BBC Misses Out on Atwal’s Victory

India’s Arjun Atwal won the Malaysian Open for the second time in his career after he beat Sweden’s defending champion Peter Hedblom in a play-off.

But before going into Atwal’s victory, I’d like to comment a bit about the BBC website’s treatment of this piece of news.

If the BBC consider themselves a parochial news outlet that serves only Britain, then I would have no complaints.

However, I am assuming from the fact that BBC World can be seen around the global, its radio channels have an international presence and is accessed by millions around the world, the famous name in news is more than merely a Brit-centric mouthpiece.

It certainly didn’t come across that way from reading their report on the Malaysian Open, which is a European Tour event also sanctioned by the Asian Tour. Here is how it started:

“Britain’s Simon Dyson had to settle for third place at the Malaysian Open after leading for most of the final round.

India’s Arjun Atwal took the title, beating defending champion Peter Hedblom at the second play-off hole.”

The article went on to say how Dyson had led until the 16th hole before a rain-break threw him off his stride.

That may be true but this is disrespectful to Atwal and Hedblom, who took part in a gripping play-off that saw the Indian win on the second extra hole.

Every other international news outlet that I read led off with Atwal winning but BBC felt it was more newsworthy that Dyson finished third.

It was a wrong call by the website editor, who should realise that the story has international implications not just British.

Anyway, Atwal surged into the lead with a eight-under-par 64 to finish the tournament on 18-under 270. Overnight leader Hedblom matched him but three-putted on the second extra hole, a par three, which Atwal parred. He said on the European Tour website:

“It is an amazing feeling. I don’t know how to put it into words. To come here and win this title twice now is incredible. I didn’t think I had a chance starting out and just relaxed from the first hole. It was only on the 11th I felt I had a chance. It is incredible.”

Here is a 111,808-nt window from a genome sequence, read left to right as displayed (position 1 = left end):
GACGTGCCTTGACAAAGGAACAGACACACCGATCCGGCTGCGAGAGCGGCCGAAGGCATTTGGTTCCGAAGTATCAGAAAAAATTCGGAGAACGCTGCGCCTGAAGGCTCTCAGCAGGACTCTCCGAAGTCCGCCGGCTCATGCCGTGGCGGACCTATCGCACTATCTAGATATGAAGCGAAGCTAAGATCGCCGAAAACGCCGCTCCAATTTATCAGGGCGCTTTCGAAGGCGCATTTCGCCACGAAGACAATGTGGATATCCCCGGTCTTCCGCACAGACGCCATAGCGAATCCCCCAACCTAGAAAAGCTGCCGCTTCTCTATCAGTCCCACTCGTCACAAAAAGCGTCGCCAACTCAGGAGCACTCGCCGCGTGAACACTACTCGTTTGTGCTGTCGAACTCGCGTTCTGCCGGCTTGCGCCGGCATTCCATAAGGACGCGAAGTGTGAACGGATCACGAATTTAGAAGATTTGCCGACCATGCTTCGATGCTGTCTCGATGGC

Atwal last won the title in 2003 and the victory will give him plenty of confidence as he tackles the Nationwide Tour in a bid to regain his PGA Tour card.

On the PGA Tour, Sean O’Hair made the most of Stewart Cink’s collapse to the the PODS Championship in Palm Harbor, Florida.

O’Hair scored a two-under par 69 to finish with 280 and win the tournament by two strokes from six others, including Cink.

Cink had a four-shot lead after two holes of the final round but amazingly imploded in the back nine, losing four straight shots to end up with 74.

Tying Cink for second were Ryuji Imada, Troy Matterson, George McNeill, John Senden and Billy Mayfair.

2 Responses to “BBC Misses Out on Atwal’s Victory”

  1. Nazvi Careem says:

    Colin. Thanks for your comment. Yes, I’m not disputing the BBC’s Britishness, nor the needs of its audience. I’m disputing their pure journalism standards. In simple, stripped-down news sense and all things being equal, the winner of any given tournament is the news. Incidents where second or third place are given priority are rare. Greg Norman’s meltdown at the 1996 Masters is a good example. A benchmark of any major news outlet that promotes itself as a global network is its aversion to parochialism. Okay, if it was a provincial or town newspaper, then that would be justified. However, BBC trumps itself as an international news network, therefore, they have to justify it. Even if it is “Arjun Atwal denied Simon Dyson victory at the Malaysian Open”, that would be better than giving Dyson sole possession of the lead paragraph. Thanks

  2. Colin Courtney says:

    I think you’ll find that the BBC (BRITISH Broadcasting Corporation) write the majority of their stories from a purely British/Irish/European angle, in that order. Yes, they are available worldwide on BBC World, BUT, like I say, most sports are looked at from a British point of view. Anything else is only secondary. Frustrating yes, but the majority of people who look at the BBC site, are either from Britain or Ireland, or former Brits living abroad.

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